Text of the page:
Manchester, North West of … Beijing
The northern metropolis that Citigate Dewe Rogerson Manchester is proud to serve has caught the eye of investors from the East, with levels of investment from China on the up. Despite continued investment being put under pressure and increased scrutiny by Britain voting to leave the EU, the Northern Powerhouse has more than one rallying cry behind it and there are many, including Lord O’Neil, that wish to increase focus on foreign trade and investment as a matter of urgency.
The Northern Powerhouse has been dubbed George Osborne’s baby and a vital part of this project was his work leading trade missions to China, for example, but with Teresa May taking the reigns from David Cameron as Prime Minister, the longevity of his residence at 11 Downing Street remains to be seen.
What is vital for the city and the region is that the post-referendum government continues to push forward this agenda and encourage an increasingly close and prosperous relationship with China (amongst other foreign investors) who can help drive important projects that will continue to aid economic growth in the region. Manchester has had a long association with China – indeed the city’s China Town is the third largest in Europe – but Osborne’s focus on the North has stimulated renewed and major Chinese investment in the city.
In June, Hainan airlines took prime office space in Bridgewater House, a grade two listed building in central Manchester, supplementing the new direct route to Beijing announced by the Chinese airline from Manchester Airport. The Beijing Engineering Group is investing £800m into ‘Airport City’, Manchester Airport’s new business park which will have a ‘China Cluster’, an area set to lure further businesses from China to the area. Last December Manchester City’s holding company also received a £265m investment from a Chinese consortium that should see the club rapidly expand its presence in the Far East.
Residential property is also being snapped up by Chinese investors. Some for their children at university here – there are over 3,500 Chinese students currently at The University of Manchester – others simply because the Manchester property market offers a fantastic investment opportunity.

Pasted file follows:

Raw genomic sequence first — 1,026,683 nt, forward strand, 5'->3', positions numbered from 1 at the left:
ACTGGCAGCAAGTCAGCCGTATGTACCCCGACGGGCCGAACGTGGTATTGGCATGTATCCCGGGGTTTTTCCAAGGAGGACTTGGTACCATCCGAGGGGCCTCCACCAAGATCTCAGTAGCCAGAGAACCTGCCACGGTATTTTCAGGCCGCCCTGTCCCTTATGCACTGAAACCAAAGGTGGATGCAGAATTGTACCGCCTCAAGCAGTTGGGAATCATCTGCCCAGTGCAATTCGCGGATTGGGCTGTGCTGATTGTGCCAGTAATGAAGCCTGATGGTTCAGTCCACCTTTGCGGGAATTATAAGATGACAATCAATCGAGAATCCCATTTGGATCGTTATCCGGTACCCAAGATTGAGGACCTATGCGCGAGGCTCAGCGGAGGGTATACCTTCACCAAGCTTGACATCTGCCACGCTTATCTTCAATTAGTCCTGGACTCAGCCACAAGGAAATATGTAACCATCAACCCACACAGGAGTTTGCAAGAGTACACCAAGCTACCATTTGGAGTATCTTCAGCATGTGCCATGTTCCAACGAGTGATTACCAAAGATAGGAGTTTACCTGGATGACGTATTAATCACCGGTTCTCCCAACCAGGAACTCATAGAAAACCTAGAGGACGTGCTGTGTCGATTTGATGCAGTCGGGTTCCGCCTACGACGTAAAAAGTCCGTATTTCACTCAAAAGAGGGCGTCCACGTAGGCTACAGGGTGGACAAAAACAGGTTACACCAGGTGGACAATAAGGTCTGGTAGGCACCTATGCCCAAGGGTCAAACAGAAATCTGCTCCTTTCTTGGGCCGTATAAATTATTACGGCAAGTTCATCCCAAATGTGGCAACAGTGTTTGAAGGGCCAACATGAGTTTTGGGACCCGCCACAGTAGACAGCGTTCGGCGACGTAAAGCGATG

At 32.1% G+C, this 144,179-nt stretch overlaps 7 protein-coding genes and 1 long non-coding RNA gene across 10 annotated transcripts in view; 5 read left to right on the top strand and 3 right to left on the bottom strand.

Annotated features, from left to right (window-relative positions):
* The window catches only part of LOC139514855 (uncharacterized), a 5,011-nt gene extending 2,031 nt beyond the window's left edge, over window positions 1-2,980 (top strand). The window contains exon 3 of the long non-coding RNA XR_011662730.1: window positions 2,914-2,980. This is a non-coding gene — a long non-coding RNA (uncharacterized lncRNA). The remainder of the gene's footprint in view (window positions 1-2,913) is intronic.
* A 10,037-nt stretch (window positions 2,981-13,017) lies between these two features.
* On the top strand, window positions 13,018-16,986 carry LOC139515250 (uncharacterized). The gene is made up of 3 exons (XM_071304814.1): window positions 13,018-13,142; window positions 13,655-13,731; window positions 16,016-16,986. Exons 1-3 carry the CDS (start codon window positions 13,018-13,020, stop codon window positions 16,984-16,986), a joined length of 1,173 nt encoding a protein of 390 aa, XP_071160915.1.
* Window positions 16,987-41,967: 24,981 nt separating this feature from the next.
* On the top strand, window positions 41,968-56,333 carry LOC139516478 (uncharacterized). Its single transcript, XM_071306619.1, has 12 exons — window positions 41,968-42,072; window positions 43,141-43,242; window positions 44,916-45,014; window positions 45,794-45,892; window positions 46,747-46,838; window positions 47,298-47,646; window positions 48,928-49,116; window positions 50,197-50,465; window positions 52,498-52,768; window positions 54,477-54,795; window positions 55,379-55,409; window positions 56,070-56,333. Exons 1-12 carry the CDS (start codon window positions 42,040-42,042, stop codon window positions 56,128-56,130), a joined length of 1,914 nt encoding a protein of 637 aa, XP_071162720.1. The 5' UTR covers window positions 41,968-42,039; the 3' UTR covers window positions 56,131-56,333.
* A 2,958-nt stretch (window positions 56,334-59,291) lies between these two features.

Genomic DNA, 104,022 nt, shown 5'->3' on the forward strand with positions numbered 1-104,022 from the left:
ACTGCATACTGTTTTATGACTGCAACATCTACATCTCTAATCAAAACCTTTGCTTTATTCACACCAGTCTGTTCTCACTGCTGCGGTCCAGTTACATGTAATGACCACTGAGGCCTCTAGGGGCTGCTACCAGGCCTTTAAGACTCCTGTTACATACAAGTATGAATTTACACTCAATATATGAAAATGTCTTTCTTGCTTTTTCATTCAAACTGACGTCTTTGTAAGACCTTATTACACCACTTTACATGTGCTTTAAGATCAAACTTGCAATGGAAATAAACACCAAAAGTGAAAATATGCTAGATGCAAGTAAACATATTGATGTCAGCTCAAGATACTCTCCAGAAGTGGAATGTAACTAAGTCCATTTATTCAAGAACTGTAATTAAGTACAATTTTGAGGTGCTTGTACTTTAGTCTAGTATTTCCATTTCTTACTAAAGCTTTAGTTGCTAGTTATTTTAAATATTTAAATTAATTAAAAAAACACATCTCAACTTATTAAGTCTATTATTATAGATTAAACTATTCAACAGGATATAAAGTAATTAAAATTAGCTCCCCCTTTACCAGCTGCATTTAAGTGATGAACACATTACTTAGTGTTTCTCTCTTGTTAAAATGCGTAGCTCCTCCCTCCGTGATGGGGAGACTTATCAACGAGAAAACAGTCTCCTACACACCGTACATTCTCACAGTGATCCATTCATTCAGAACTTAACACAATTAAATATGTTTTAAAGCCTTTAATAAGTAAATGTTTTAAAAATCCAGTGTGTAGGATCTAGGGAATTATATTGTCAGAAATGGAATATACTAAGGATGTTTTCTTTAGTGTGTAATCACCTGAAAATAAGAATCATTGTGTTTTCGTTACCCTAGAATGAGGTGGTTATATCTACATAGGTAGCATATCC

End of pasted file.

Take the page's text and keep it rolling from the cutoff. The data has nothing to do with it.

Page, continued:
So why invest in Manchester?
Innovation – this is a word that we take very seriously here. The Northern Quarter is awash with digital start-ups, and the announcement of Cisco’s mi-Idea innovation centre is just the latest chapter of a city constantly striving for betterment.
Industry – where once this meant cotton mills and ship canals it now means professional services and technology. Citigate Manchester shares a building with BNY Mellon, Barclays and Investec, to name but a few big businesses with significant operations in the city.
Discovery – graphene is just the latest item Manchester has discovered that is destined to change the world. Other notable discoveries include Alan Turing’s development of modern day computing, the first railway line in 1830, and David Beckham’s right foot … but I digress.
Value for money – London has rightly claimed its place in the world as a truly international city, but with that a price tag that has given many investors pause for thought. For example, the hike in stamp duty has made London residential property prohibitively expensive for some investors. In Manchester, property in prime city centre locations (for the moment) remains comparatively affordable.
Manchester’s growing relationship with China is just one example of the city’s burgeoning success, but the continuation of these relationships will be vital to keeping up the momentum of recent years. Let’s hope that driving this kind of international investment will be a priority for Mrs May and her new government.